19. 4 ! 3 #2 20. 8 # 3 " 10 21. 5 " 14 $ 7

22. 2 ! 36 $ 4 23. 10 $ 5 ! 3 #2 24. 4 " 20 $ 10 ! 7

25. 3 # 22 !1 26. 2 # 32 $3 27. 4!2 ! 3" " 18

Two calculators were used to evaluate the expression. They gave differ-

ent results. Which calculator used the established order of operations?

28. 12 4 " 2 # 1 ENTER

!

Calculator 1: 5 Calculator 2: 17

29. 5 "3 ! 4 " 2 ENTER

Calculator 1: 7 Calculator 2: 22

30. 2 " 6 # 3 $ 3 ENTER

Calculator 1: 5 Calculator 2: 13

31. 10 5 " 4 $ 10 ENTER

!

Lesson 1.3

Calculator 1: 8 Calculator 2: 2

32. Shotput During a track meet, Kelly throws 33. Sales Tax You want to buy a newly released

the shotput 36 feet, 35 feet, and 37 feet. CD. The CD costs $17 plus 6% tax. Write an

Write an expression that represents the expression that represents how much money

length of his average throw in feet. Evaluate in dollars you need to buy the CD. Evaluate

the expression. the expression.

first has a length of 4 feet, a width of 2 feet,

and a height of 3 feet. The second has 3 ft

length 3 feet, width 2 feet, and height

1 ft

1 foot. Write an expression that represents

the total amount of water in cubic feet both 2 ft 2 ft

tanks will hold. Evaluate the expression. 4 ft 3 ft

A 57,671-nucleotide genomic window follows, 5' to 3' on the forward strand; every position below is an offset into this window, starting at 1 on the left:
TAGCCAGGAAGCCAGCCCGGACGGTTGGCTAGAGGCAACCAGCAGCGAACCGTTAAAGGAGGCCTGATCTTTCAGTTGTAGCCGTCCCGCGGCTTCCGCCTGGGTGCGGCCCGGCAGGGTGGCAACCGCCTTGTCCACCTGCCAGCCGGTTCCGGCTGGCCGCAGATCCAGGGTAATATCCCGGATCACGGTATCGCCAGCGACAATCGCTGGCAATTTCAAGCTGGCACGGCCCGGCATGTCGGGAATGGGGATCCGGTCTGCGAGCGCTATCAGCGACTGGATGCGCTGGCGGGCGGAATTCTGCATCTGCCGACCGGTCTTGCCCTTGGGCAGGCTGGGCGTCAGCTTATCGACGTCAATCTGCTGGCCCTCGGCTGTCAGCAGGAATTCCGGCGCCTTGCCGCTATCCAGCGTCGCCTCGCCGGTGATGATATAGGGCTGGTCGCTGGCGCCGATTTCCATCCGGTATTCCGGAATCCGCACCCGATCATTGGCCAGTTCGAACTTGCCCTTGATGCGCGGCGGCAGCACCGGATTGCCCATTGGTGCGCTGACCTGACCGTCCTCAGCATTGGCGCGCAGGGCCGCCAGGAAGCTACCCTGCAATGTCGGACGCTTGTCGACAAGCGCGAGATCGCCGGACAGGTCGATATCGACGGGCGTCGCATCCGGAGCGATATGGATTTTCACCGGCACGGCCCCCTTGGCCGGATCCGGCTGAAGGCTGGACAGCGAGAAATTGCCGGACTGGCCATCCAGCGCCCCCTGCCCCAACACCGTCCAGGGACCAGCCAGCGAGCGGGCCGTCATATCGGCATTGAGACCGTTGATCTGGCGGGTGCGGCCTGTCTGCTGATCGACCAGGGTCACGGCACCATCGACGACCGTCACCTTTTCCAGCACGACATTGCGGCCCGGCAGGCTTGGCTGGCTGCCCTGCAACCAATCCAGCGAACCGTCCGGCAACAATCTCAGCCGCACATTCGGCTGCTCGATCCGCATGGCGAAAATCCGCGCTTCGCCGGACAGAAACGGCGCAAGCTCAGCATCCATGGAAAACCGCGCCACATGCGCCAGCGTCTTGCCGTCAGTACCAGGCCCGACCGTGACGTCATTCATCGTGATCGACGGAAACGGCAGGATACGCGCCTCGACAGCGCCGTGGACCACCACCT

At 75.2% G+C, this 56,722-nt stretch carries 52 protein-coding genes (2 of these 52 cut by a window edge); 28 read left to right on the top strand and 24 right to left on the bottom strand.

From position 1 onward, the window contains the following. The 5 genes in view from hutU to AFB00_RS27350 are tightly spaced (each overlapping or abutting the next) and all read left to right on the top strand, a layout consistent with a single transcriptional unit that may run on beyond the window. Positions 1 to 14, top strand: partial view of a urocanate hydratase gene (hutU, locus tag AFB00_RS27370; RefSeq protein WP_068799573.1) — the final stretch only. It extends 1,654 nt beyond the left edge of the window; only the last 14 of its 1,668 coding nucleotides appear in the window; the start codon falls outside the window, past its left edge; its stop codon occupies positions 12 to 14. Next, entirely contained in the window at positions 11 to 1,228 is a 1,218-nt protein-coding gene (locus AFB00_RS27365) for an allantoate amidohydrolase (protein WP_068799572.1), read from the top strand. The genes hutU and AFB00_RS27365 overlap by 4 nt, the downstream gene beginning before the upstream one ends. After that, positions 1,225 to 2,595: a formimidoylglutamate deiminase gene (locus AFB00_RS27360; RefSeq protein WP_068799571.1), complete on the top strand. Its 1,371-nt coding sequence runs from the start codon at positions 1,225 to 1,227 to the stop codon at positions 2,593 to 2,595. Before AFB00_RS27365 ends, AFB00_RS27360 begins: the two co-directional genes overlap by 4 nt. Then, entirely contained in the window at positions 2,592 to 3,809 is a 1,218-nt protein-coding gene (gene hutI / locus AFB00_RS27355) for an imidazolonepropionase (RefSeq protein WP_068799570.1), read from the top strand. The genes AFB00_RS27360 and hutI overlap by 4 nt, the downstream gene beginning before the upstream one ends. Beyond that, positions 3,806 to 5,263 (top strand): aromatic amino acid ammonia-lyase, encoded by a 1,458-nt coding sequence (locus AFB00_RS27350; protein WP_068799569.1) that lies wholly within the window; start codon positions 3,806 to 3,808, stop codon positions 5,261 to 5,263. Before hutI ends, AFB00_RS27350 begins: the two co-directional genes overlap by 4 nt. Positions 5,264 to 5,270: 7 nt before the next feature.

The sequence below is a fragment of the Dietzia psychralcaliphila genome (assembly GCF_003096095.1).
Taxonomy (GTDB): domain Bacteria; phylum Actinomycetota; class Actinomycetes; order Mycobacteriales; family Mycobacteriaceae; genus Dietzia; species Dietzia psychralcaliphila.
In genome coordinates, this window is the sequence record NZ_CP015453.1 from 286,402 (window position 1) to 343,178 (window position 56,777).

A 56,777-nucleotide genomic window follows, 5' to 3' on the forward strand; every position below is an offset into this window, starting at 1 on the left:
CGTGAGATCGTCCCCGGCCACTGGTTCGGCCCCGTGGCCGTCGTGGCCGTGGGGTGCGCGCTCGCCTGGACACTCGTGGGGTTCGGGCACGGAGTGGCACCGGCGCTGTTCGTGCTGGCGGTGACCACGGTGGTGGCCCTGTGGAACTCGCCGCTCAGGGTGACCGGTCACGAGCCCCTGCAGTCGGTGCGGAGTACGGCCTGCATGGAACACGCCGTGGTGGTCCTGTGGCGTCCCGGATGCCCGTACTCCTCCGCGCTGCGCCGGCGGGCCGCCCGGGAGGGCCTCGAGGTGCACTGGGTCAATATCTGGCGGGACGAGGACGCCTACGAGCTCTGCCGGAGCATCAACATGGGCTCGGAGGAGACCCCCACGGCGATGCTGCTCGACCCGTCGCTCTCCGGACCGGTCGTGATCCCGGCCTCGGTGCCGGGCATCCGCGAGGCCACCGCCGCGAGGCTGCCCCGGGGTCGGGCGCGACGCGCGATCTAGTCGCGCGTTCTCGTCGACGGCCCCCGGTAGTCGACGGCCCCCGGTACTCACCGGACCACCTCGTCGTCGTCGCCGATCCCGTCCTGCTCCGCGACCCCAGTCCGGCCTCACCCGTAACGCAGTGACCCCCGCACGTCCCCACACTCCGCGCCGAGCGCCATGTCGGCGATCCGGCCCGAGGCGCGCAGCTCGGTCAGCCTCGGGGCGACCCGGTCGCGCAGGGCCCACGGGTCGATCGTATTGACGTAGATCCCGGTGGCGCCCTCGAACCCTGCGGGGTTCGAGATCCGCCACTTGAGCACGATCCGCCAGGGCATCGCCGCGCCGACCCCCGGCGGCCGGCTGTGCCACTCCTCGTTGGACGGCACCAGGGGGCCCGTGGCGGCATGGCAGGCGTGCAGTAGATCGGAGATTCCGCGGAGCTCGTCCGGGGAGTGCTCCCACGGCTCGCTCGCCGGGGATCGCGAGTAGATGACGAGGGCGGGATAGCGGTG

Chapter 1 Resource Book All rights reserved.

42-MCRB1-0104-PA.qxd 9/7/01 11:36 AM Page 58

LESSON

1.4

NAME DATE

Practice A

For use with pages 24–30

an inequality.

1. 5x ! 9 # 12 2. 7x " 2 3. 3x " 2 ≥ 12

4. 5.5 # 3x " 9 5. 19 < 4a 6. 89 " 2a " 39

7. 2x ! 3 # 7; 4 8. 4x ! 2 # 10; 1 9. 3x " 5 # 1; 2

10. 6 # 2x " 8; 6 11. 17 " 4a # 13; 1 12. 5a " 3 # 2a; 3

13. 4y " 6 # 2y; 3 14. y ! 3y # 2y ! 4; 3 15. 5x ! 3 # x ! 7; 1

m 10

16. 4 ! # 12; 9 17. x2 " 6 # 30; 6 18. 3n ! # 17; 5

3 n

use mental math to solve the equation.

19. x " 5 # 3 20. x ! 2 # 6 21. 4 ! x # 6

22. 12 " x # 5 23. 4t # 20 24. 30 $ x # 6

x 18

25. #3 26. #3 27. x3 # 8

2 m

28. x " 5 ≤ 7; 9 29. x ! 3 > 7; 4 30. 3 ! x < 8; 5

31. 10 " x > 2; 9 32. 2x ! 1 ≥ 10; 6 33. 4x " 3 ≤ 5; 2

x

34. 3 " > 0; 2 35. 6x ! 1 ≥ 8x " 7; 2 36. 5x ! 1 ≥ x " 3; 4

2

37. Locker Installation Suppose your school is 38. Statue of Liberty The Statue of Liberty’s

replacing some of its lockers. When the old torch has 14 lamps that give off 14,000 watts

lockers are removed there is a space 144 of light. You want to know how many watts

inches long. Each new locker has a width of 8 are given off in one lamp if all the lamps are

inches. You want to know how many new identical. You write the equation

lockers can be installed. You write the equa- 14x # 14,000 to model the situation. What

tion 8x # 144 to model the situation. What do the 14, x, and 14,000 represent? Use

do the 8, x, and 144 represent? Use mental mental math to solve the equation.

math to solve the equation.

Lesson 1.4

Chapter 1 Resource Book All rights reserved.

51-0105-PA.qxd 8-2-2001 10:23 AM Page 70

LESSON

1.5

NAME _________________________________________________________ DATE ___________

Practice A

Lesson1.5

variable in your expression.

1. Three more than a number 2. Four less than a number

3. Difference of eight and a number 4. The sum of a number and one